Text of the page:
We show that understanding the impact of these design choices yields useful and readily controllable sparsity which can be leveraged for considerable neural network speed up, without trading the generalization performance and without requiring any explicit pruning [molchanov2017pruning, li2017pruning] or sparsification [liu2017learning] steps. The implicit sparsification process can remove 70-80% of the convolutional filters from VGG-16 on CIFAR10/100, far exceeding that for [li2017pruning], and performs comparable to [liu2017learning] for VGG-11 on ImageNet.

Further, the improved understanding of the sparsification process we provide can better guide efforts towards developing strategies for ameliorating its undesirable aspects, while retaining the desirable properties. Also, our insights will lead practitioners to be more aware of the implicit tradeoffs between network capacity and generalization being made underneath the surface, while changing hyperparameters seemingly unrelated to network capacity.

2 Emergence of Filter Sparsity in CNNs

2.1 Setup and Preliminaries

Our basic setup is comprised of a 7-layer convolutional network with 2 fully connected layers as shown in Figure 1. The network structure is inspired by VGG [simonyan2014very], but is more compact. We refer to this network as BasicNet in the rest of the document. We use a variety of gradient descent approaches, a batch size of 40, with a method specific base learning rate for 250 epochs, and scale down the learning rate by 10 for an additional 75 epochs. We train on CIFAR10 and CIFAR 100 [krizhevsky2009learning], with normalized images, and random horizontal flips used while training. Xavier initialization [glorot2010understanding] is used for the network weights, with the appropriate gain for ReLU. The base learning rates and other hyperparameters are as follows: Adam (1e-3, =0.9, =0.99, =1e-8), Adadelta (1.0, =0.9, =1e-6), SGD (0.1, momemtum=0.9), Adagrad (1e-2). Pytorch [paszke2017automatic] is used for training, and we study the effect of varying the amount and type of regularization on the extent of sparsity and test error in Table 2.1.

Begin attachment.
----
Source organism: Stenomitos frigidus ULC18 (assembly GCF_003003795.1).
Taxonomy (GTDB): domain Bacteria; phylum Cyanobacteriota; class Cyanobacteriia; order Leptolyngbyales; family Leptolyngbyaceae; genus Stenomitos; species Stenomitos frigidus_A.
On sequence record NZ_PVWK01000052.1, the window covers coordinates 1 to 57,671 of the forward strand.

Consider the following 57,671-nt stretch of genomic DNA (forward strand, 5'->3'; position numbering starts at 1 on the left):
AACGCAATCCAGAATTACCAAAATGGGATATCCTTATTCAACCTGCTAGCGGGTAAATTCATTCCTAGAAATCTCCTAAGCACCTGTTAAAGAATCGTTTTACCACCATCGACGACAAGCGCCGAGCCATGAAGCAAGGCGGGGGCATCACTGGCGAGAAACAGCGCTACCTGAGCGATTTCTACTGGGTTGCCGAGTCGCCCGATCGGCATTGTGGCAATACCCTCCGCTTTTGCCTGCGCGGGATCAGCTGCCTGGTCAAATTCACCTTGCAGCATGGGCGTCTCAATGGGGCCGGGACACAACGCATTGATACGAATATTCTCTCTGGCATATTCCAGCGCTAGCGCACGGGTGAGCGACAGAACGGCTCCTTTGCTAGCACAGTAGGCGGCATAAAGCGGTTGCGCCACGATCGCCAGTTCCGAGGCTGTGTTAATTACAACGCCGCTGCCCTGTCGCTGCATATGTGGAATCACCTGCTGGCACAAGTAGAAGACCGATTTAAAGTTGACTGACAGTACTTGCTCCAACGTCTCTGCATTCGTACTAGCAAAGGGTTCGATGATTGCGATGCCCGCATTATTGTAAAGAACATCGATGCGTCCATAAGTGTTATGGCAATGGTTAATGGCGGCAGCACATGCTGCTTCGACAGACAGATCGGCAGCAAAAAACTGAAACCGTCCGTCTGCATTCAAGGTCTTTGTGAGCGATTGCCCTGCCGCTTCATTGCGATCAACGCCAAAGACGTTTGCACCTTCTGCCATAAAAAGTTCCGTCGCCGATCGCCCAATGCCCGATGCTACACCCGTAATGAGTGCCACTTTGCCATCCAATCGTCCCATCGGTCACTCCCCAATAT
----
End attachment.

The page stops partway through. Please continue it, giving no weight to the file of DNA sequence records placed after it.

Figure 1: BasicNet: Structure of the basic convolution network studied in this paper. We refer to the individual convolution layers as C1-7. The fully connected head shown here is for CIFAR10/100, and a different fully-connected structure is used for TinyImageNet and ImageNet.
Table 1: Convolutional filter sparsity in BasicNet trained on CIFAR10/100 for different combinations of regularization and gradient descent methods. Shown are the % of non-useful / inactive convolution filters, as measured by activation over training corpus (max act. ) and by the learned BatchNorm scale (), averaged over 3 runs. The lowest test error per optimizer is highlighted, and sparsity (green) or lack of sparsity (red) for the best and near best configurations indicated via text color. L2: L2 regularization, WD: Weight decay (adjusted with the same scaling schedule as the learning rate schedule).